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October 14th, 2009

Jim Hines Tackles Gender Imbalance with a Question [Oct. 14th, 2009|06:48 am]
"I came across a post yesterday telling folks who complain about the lack of gender/racial/etc. balance in anthologies and ‘zines to shut the hell up.  The author has since removed the post and apologized, but the whole thing got me thinking and trying to understand where this reaction comes from . . . If you tell me editors can only buy the stories that are submitted, and only white men are submitting to you for your project, then I’ve got to ask why that is. Places like Strange Horizons and Fantasy Magazine have made conscious efforts to broaden their range of authors, and that’s paid off. Why do you think these other authors are avoiding you and your publication?"—Jim Hines
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WTF: "An editor can only choose from submitted stories." [Oct. 14th, 2009|07:57 am]
"An editor can only choose from submitted stories."  This is an excuse often offered by some editors, alas, but it's problematic as it shifts the blame from the editor to the author. It's not the first (or last, I'm sure) time I've heard an editor blame women (or poc)  for their inability to submit in sufficient numbers to a venue . . . which is simply distasteful, and offensive. There are certainly ways of  making for a better slush, and it's called outreach . . . which goes back to the original question, in the previous post, why aren't women submitting to those venues?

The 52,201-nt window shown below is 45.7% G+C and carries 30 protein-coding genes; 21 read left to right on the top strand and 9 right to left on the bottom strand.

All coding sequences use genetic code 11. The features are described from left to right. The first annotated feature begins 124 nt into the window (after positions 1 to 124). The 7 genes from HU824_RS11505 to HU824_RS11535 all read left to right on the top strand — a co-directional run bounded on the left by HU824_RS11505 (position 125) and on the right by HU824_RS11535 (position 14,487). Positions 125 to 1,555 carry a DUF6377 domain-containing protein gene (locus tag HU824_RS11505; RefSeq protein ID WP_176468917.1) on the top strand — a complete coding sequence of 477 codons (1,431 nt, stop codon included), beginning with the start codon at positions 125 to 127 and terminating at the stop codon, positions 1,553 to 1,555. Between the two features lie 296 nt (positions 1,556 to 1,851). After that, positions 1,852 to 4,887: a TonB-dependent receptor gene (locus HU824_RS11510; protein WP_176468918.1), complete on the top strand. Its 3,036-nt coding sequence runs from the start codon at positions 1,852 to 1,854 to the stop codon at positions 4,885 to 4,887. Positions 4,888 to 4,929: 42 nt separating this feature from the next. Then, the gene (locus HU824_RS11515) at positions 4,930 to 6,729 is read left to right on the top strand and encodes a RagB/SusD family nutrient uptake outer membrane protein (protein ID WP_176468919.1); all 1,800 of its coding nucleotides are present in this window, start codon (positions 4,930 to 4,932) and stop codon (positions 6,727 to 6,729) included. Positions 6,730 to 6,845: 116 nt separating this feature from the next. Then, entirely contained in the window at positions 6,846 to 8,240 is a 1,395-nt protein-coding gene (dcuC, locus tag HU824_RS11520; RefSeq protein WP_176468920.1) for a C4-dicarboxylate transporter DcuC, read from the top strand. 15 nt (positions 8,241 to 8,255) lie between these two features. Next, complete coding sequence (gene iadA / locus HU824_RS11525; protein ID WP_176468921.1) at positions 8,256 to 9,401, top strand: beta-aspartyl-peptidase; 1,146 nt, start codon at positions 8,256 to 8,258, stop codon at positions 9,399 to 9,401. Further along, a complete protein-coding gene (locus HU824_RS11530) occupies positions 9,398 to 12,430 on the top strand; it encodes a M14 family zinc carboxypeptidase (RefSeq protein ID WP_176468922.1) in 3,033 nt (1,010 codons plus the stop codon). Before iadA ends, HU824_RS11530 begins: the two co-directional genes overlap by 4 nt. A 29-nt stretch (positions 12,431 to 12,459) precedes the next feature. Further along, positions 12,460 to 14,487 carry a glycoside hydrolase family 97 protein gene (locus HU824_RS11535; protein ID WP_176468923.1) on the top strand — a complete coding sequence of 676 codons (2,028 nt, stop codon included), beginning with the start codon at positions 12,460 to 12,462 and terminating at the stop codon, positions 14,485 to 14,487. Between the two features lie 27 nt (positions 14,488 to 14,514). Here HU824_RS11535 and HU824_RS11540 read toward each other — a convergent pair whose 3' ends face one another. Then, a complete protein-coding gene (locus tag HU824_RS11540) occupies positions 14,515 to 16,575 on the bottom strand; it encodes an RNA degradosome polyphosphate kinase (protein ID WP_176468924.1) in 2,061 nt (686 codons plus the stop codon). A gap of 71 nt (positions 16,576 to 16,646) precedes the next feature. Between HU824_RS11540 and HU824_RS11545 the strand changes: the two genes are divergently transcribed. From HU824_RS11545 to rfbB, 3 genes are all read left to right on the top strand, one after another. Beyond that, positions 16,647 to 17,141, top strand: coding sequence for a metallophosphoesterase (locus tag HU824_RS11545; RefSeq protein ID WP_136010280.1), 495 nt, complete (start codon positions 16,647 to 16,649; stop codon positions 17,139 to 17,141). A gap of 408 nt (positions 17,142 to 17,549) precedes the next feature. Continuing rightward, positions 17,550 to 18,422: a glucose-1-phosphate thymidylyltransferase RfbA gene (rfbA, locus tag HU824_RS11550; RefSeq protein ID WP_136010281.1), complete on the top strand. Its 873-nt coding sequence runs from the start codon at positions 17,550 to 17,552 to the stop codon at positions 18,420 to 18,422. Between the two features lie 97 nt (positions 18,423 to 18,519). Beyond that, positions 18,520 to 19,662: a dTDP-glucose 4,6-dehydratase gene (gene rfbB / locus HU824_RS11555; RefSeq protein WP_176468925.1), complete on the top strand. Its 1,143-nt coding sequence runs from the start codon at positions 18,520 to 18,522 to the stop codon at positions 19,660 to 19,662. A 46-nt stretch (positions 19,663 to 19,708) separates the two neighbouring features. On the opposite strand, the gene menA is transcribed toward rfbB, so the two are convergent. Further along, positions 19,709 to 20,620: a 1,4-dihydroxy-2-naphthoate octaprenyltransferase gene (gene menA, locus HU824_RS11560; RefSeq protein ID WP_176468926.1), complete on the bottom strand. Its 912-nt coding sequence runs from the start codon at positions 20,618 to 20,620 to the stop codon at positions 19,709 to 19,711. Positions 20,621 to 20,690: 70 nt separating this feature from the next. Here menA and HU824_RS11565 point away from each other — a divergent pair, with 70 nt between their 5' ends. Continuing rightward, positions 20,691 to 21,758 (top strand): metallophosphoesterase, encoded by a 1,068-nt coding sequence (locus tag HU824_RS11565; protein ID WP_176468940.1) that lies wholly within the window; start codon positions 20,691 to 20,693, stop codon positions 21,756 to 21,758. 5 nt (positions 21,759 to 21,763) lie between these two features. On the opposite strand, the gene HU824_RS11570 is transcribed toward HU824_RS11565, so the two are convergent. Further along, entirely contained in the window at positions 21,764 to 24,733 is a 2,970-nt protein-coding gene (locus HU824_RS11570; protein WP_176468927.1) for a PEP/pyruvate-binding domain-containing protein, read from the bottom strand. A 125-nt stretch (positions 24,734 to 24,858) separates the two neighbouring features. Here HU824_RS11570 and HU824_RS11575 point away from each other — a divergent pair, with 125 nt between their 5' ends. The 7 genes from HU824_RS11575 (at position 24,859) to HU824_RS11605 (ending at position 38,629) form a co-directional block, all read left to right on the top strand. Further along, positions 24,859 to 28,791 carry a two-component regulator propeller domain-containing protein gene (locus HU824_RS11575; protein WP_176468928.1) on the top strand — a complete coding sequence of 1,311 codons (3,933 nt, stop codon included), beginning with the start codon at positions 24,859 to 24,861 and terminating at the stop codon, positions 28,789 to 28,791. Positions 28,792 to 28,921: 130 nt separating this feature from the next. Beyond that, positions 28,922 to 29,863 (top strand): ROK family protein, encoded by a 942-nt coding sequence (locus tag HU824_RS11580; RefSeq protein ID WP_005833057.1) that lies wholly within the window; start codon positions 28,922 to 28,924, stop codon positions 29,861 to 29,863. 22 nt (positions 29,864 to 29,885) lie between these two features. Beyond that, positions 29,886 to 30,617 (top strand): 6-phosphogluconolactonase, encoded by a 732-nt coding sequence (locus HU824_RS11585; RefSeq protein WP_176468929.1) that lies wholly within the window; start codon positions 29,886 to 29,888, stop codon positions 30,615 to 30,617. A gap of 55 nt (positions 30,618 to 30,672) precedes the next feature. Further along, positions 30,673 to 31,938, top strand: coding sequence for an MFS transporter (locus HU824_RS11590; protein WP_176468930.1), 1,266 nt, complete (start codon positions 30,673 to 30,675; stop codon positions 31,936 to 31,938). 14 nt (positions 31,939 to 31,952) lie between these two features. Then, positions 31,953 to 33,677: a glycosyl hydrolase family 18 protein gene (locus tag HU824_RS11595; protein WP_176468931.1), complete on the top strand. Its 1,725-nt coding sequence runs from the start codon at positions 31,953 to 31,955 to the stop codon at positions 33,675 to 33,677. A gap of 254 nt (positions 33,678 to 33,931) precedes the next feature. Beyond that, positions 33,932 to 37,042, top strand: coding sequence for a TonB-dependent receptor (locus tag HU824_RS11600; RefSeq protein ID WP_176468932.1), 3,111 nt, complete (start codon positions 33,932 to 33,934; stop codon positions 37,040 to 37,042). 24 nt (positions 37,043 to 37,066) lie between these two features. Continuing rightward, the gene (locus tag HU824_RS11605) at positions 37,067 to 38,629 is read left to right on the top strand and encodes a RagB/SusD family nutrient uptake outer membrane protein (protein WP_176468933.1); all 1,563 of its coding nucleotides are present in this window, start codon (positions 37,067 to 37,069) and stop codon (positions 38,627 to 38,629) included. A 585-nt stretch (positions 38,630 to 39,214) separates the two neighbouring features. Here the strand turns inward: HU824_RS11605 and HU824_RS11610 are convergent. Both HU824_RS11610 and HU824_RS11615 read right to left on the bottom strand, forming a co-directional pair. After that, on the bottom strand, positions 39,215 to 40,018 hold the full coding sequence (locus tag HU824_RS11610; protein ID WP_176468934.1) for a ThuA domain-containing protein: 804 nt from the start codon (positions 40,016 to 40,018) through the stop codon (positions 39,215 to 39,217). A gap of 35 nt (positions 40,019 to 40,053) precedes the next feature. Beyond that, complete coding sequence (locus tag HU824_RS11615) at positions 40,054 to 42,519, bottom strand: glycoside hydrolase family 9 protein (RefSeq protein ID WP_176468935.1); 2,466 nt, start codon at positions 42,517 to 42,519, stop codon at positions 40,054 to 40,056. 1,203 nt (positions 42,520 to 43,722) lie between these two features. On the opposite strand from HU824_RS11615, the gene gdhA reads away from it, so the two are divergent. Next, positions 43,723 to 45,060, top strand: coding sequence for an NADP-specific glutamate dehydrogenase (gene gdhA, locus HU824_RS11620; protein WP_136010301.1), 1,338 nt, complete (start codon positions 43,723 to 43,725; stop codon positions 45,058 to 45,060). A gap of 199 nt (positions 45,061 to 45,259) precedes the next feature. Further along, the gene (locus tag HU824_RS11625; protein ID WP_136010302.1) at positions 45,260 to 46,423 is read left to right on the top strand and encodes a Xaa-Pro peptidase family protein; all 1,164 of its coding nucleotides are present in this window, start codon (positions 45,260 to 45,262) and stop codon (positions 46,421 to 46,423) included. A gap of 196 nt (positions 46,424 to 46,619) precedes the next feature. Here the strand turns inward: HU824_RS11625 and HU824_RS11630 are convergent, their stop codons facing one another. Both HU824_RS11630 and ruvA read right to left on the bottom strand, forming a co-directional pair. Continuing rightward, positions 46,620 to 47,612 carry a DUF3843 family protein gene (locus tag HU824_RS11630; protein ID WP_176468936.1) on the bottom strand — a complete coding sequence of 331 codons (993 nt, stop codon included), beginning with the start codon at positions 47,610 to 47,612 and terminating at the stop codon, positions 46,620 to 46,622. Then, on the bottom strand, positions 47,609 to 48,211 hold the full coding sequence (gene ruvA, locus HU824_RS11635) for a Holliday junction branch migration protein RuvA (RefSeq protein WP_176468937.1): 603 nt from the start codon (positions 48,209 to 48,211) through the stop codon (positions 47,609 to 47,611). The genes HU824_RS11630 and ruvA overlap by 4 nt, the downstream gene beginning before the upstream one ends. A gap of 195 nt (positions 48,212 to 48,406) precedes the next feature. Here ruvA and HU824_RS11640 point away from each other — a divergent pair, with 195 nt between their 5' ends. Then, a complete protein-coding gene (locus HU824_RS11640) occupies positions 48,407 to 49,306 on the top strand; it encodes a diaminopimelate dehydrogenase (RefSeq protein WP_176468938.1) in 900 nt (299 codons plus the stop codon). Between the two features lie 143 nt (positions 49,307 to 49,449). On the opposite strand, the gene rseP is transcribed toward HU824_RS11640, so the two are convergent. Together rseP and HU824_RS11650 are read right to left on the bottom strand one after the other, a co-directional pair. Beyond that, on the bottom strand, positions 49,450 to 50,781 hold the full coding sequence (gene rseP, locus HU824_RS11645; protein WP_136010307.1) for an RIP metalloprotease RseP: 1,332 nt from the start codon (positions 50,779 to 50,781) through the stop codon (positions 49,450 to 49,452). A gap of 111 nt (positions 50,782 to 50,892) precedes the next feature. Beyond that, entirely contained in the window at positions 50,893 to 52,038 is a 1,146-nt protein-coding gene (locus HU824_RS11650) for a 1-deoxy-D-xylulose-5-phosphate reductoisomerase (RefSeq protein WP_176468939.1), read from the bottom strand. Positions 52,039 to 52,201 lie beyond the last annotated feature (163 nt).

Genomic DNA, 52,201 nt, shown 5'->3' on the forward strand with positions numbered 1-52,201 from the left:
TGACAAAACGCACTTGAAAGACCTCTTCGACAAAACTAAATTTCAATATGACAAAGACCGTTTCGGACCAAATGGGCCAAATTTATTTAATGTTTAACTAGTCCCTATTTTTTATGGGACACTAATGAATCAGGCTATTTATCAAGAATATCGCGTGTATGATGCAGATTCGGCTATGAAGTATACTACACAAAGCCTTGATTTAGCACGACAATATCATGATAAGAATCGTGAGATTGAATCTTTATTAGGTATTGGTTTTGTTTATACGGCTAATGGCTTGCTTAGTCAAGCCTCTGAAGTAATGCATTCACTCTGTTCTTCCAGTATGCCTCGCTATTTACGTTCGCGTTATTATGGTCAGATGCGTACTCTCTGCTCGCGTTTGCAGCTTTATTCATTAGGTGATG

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A Ramsey Campbell blurb for: Northwest Passages, by Barbara Roden [Oct. 14th, 2009|09:29 am]
As an editor Barbara Roden has always borne the torch for the classical ghost story, and in Northwest Passages she demonstrates that as a writer she is just as much an asset to her field. Sensitively and stylishly written, these tales convey that frisson of spectral terror that the aficionado always seeks but too seldom finds. They have all the strengths of their tradition, which Barbara Roden brings gracefully up to date."
—Ramsey Campbell
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Acceptances: Fantasy Magazine [Oct. 14th, 2009|03:38 pm]
14 October 2009: "Mademoiselle and the Chevalier" by Mari Ness, 5000 words
14 October 2009: "The Stable Master's Tale" by Rachel Swirksy, 4900 words
13 October 2009: "Stone Flowers" by Aidan Doyle, 1000 words
10 October 2009: "Stem, Stone, and Bone" by Deb Taber, 4200 words
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